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CPD Communications support

Support Keeping you connected

CPD Communications provide full support on the majority of two way radios. If you have a problem or require advice contact us on 0845 338 7177.

What do you mean by two-way radio?

A two-way radio is a radio that transmits and receives radio signals. It is still the only method of instant communication at a fixed cost. A walkie-talkie is what most people who aren’t in the industry would call them.

How far will my radio talk?

That would depend on what equipment and infrastructure you have. For example, hand-portables on a back-to-back basis would cover approximately one mile. However, this is dependent on buildings and indeed terrain. If two people were stood on top of two mountains with a hand-portable each, they could probably speak to each other if they could see each other. On the other hand, if mobile radios are installed in a vehicle or have a base station, much further coverage can be achieved.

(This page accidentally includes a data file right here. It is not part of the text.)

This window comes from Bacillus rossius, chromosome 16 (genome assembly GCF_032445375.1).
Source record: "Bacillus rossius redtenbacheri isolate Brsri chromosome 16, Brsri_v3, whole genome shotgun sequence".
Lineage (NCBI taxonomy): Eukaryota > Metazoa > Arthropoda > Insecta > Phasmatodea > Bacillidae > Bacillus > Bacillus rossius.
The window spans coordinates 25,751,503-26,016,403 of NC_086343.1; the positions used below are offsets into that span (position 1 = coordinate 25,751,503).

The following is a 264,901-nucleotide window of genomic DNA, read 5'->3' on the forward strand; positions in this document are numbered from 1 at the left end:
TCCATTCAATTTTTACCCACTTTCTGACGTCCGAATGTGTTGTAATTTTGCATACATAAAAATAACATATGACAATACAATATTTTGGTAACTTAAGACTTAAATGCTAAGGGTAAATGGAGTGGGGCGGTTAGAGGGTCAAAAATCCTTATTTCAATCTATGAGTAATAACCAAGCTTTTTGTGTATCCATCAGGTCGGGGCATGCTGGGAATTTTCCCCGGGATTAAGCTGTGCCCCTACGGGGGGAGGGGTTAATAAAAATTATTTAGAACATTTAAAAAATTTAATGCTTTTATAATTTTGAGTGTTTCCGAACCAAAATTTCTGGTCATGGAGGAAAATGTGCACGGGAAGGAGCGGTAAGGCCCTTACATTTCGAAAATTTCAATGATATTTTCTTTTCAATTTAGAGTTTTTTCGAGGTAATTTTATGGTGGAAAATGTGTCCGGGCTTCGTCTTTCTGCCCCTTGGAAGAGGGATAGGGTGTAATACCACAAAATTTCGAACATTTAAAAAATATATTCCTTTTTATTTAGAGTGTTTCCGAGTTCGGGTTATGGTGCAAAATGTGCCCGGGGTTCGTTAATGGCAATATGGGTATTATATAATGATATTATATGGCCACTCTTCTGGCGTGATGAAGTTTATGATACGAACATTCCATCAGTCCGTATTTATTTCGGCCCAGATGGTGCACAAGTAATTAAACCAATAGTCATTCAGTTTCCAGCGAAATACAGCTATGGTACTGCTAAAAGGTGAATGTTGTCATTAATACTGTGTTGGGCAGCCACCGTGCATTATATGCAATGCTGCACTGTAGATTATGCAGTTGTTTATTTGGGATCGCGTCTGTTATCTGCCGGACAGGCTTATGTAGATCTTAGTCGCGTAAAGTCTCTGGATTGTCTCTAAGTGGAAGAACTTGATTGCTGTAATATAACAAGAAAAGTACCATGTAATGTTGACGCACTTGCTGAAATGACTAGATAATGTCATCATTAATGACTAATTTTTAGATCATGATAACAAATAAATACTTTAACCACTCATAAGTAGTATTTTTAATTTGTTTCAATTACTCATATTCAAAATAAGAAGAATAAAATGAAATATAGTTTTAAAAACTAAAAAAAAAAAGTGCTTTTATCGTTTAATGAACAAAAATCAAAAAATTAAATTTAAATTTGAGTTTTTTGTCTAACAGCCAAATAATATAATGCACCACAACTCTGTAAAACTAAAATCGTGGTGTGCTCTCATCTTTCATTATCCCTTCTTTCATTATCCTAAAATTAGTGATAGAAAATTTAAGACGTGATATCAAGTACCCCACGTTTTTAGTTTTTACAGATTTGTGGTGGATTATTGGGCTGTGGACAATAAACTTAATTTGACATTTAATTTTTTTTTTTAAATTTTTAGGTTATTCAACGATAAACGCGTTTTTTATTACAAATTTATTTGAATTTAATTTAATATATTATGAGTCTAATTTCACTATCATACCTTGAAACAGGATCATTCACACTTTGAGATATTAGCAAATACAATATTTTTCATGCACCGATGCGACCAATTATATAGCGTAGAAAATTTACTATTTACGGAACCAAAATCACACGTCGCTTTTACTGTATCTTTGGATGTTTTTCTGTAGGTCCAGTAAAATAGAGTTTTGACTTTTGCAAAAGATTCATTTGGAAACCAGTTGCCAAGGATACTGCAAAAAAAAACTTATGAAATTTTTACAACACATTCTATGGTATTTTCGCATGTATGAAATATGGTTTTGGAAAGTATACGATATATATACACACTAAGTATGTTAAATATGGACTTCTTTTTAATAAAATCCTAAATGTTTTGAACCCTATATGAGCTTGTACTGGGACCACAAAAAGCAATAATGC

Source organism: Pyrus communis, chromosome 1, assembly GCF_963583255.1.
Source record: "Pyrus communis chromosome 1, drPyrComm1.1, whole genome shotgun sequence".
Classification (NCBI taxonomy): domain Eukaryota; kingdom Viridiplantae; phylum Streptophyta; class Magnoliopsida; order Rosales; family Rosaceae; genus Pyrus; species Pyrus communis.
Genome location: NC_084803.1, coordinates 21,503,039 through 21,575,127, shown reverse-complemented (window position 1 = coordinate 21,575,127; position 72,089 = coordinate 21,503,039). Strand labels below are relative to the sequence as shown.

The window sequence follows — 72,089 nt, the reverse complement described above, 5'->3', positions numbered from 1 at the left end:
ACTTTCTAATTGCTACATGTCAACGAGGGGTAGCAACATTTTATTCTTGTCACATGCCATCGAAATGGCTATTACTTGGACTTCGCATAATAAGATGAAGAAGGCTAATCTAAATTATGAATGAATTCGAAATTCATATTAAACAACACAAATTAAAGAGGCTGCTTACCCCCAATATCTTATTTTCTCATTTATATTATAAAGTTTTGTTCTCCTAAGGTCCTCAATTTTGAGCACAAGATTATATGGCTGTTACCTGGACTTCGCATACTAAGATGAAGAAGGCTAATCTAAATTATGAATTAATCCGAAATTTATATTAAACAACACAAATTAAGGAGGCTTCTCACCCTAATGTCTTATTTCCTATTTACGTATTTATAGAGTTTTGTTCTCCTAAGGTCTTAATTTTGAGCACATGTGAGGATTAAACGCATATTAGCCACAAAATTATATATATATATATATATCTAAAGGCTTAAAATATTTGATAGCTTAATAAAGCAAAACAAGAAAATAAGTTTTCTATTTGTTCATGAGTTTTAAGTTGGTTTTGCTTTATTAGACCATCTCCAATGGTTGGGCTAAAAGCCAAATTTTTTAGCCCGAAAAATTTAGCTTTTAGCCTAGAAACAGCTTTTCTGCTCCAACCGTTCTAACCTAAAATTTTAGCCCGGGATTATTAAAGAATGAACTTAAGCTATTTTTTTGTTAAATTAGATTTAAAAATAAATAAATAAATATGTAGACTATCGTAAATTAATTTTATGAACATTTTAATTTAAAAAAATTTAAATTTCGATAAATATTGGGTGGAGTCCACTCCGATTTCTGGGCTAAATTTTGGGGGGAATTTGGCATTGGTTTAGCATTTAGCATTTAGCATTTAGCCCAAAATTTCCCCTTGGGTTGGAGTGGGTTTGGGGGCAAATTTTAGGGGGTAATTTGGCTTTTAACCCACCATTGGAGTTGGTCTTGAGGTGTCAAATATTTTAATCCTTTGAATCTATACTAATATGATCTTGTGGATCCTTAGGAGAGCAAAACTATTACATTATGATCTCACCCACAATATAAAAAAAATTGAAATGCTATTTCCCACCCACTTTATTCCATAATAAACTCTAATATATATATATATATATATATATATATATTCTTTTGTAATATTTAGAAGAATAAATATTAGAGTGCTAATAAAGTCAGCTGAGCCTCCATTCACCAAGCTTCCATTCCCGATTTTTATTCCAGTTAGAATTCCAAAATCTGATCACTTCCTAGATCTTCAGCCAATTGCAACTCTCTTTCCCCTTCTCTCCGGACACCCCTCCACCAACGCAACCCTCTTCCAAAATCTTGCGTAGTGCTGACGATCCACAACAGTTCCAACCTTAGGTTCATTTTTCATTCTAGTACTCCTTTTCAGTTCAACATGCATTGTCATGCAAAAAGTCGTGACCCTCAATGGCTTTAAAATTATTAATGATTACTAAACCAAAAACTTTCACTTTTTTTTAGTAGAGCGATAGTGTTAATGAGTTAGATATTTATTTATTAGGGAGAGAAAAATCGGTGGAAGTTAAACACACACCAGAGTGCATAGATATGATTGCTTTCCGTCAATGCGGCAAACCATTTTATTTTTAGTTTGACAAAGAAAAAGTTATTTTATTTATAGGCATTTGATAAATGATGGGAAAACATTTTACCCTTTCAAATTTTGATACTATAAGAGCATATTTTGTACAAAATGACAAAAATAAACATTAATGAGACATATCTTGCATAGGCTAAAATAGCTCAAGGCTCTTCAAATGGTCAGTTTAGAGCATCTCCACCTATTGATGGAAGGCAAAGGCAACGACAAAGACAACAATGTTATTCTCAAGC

What is the advantage of two way radios over mobile phones?

Instant communications at a fixed cost. For safety, security, efficiency and financial reasons, two-way radio is the single, most cost efficient, widely used communication solution.

If I hire radios from you, do I need a licence?

No, the radios that you hire will be programmed with a frequency allocated for hire purposes. Alternatively, if you do have your own licence, the radios can be programmed to the same.

What if I will be using the radio inside – will they still work?

For most indoor applications, radios will work. However, should some users be external to the building and need to communicate with internal users. Only then there may be a problem as the radio waves need to reach the other users. Radio waves cannot penetrate brick, concrete, steel or such material. They need to go around such construction, in some cases a base station might be necessary for greater coverage.

Will other people be able to hear what I say on the radio?

All hired radios have their own frequencies allocated by Ofcom. In the digital age, this is unlikely due to the allocation of colour coding and tone allocation. It is therefore unlikely that you will hear anyone else.